Bomber Pilot McCain: War Heroism or War Crimes?

For Immediate Release

Institute for Public Accuracy (IPA)

Sam Husseini, (202) 347-0020;
or David Zupan, (541) 484-9167

Bomber Pilot McCain: War Heroism or War Crimes?



Richter is an Emmy-winning documentary filmmaker and was political
director for CBS News from 1965 to 1968. He notes that McCain has
repeatedly invoked his record in the Vietnam War during the campaign,
but that the effect of bomber pilots like McCain and of the Rolling
Thunder bombing campaign has not been sufficiently scrutinized.

Richter recently wrote the piece "McCain: War Hero or War Criminal?"
which states: "I will never forget how stunned I was when Gen. Telford
Taylor, a chief U.S. prosecutor at the Nuremberg trials after World War
Two, told me that he strongly supported the idea of trying the U.S.
pilots captured in North Vietnam as war criminals -- and that he would
be proud to lead in their prosecution.

"An ardent opponent of the Vietnam conflict, Taylor spoke with me in
the fall of 1966 when I was looking into producing a documentary on
this controversy for CBS News, where I was their National Political
Editor. While he did not mention any pilot's name, then U.S. Navy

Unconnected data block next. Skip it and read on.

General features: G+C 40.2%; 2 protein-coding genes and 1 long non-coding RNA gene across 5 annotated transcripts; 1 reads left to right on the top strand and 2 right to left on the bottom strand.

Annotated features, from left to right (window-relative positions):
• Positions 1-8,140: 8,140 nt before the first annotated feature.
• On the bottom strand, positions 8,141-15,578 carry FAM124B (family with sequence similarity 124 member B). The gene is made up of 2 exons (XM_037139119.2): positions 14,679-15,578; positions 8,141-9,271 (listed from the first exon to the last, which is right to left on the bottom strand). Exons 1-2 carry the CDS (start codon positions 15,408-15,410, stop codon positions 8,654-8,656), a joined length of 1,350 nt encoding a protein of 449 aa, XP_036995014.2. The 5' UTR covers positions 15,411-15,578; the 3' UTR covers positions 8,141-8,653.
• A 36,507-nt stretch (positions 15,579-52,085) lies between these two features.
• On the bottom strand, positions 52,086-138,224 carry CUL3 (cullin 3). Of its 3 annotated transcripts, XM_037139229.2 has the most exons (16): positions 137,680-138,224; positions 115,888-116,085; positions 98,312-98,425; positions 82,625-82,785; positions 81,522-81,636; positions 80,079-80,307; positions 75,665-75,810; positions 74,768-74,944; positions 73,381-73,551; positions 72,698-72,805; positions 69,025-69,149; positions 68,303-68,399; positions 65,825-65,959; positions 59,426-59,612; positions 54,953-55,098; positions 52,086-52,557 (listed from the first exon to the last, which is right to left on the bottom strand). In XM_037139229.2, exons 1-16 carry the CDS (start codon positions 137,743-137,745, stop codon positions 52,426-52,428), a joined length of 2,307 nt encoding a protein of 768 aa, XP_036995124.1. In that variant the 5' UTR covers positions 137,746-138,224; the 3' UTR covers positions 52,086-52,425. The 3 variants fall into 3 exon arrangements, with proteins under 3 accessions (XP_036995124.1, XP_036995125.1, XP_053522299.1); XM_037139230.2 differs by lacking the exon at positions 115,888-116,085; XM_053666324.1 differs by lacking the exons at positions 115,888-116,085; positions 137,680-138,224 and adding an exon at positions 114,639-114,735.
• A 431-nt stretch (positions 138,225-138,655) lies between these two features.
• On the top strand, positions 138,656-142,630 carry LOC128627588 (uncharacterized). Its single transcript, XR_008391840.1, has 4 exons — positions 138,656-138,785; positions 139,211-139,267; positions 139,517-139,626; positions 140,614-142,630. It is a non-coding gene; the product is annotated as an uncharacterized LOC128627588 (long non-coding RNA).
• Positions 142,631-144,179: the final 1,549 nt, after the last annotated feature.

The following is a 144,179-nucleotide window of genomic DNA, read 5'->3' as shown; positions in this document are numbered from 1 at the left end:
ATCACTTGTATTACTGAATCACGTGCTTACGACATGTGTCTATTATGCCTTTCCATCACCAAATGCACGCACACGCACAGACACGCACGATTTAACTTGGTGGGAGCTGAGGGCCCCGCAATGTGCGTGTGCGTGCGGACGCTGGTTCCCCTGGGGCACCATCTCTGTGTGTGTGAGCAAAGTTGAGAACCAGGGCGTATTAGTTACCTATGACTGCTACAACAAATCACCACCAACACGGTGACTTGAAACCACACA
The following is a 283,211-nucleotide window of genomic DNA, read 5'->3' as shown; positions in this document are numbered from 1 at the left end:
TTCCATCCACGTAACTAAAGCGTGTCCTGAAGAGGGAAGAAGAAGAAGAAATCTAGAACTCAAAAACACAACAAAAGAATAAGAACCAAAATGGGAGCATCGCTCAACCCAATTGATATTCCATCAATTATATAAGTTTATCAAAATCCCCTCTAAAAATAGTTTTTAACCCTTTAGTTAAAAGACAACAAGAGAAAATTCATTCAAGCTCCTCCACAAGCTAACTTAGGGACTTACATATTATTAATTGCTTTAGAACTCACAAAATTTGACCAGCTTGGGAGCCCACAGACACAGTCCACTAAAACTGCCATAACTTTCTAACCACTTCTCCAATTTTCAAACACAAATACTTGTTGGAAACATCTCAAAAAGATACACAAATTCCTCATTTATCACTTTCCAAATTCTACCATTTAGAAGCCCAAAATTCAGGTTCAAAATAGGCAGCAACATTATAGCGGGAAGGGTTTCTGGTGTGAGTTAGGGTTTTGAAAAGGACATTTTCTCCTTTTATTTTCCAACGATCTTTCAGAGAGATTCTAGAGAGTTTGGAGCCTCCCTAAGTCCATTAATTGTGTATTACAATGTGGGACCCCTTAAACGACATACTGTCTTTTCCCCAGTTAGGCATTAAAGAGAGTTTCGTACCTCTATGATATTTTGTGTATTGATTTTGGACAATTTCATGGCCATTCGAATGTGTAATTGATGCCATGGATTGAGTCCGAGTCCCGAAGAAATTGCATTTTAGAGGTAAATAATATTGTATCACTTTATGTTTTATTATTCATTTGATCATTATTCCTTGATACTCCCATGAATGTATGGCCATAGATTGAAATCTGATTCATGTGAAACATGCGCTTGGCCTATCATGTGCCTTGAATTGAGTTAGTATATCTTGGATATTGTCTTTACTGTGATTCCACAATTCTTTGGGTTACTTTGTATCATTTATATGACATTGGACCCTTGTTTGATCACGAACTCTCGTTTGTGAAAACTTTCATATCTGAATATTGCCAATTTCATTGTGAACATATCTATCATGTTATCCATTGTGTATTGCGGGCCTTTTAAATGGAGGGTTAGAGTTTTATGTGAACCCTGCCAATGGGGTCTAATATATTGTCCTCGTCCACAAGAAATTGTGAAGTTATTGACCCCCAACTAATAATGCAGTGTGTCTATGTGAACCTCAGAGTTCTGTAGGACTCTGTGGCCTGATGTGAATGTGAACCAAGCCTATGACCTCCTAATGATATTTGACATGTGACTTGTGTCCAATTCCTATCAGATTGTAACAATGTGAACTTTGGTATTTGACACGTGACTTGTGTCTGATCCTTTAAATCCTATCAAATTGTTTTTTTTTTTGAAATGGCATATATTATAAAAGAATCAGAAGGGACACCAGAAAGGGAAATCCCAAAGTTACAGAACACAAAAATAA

Lieut. Commander John McCain, who was captured a year later, would have
been among the group Taylor wanted to prosecute. ...

"Taylor's argument was that their actions were in violation of the
Geneva conventions that specifically forbid indiscriminate bombing that
could cause incidental loss of civilian life or damage to civilian
objects. Adding to the Geneva code, he noted, was the decision at the
Nuremberg trials after World War Two: military personnel cannot defend
themselves against such a charge with a claim that they were simply
following orders. ...

"Anti-war critics at the time claimed that despite the Pentagon's
assertion that only military targets were bombed, U.S. pilots also had
bombed hospitals and other civilian targets, a charge that turned out
to be correct and was confirmed by the New York Times' chief foreign
correspondent, Harrison Salisbury.

"In late 1966 Salisbury described the widespread devastation of
civilian neighborhoods around Hanoi by American bombs: 'Bomb damage ...
extends over an area of probably a mile or so on both sides of the
highway ... small villages and hamlets along the route [were] almost
obliterated'. ...

"In one of his autobiographies McCain wrote that he was going to bomb a
power station in 'a heavily populated part of Hanoi' when he was shot
down. ...

"When I passed along Gen. Taylor's comments to my network superiors the
program was scrapped: too hot to handle. Instead Air War Over the North
was telecast, about 'precision bombing' North Vietnam military targets
by U.S. pilots."

More Information



Share This Article

More in: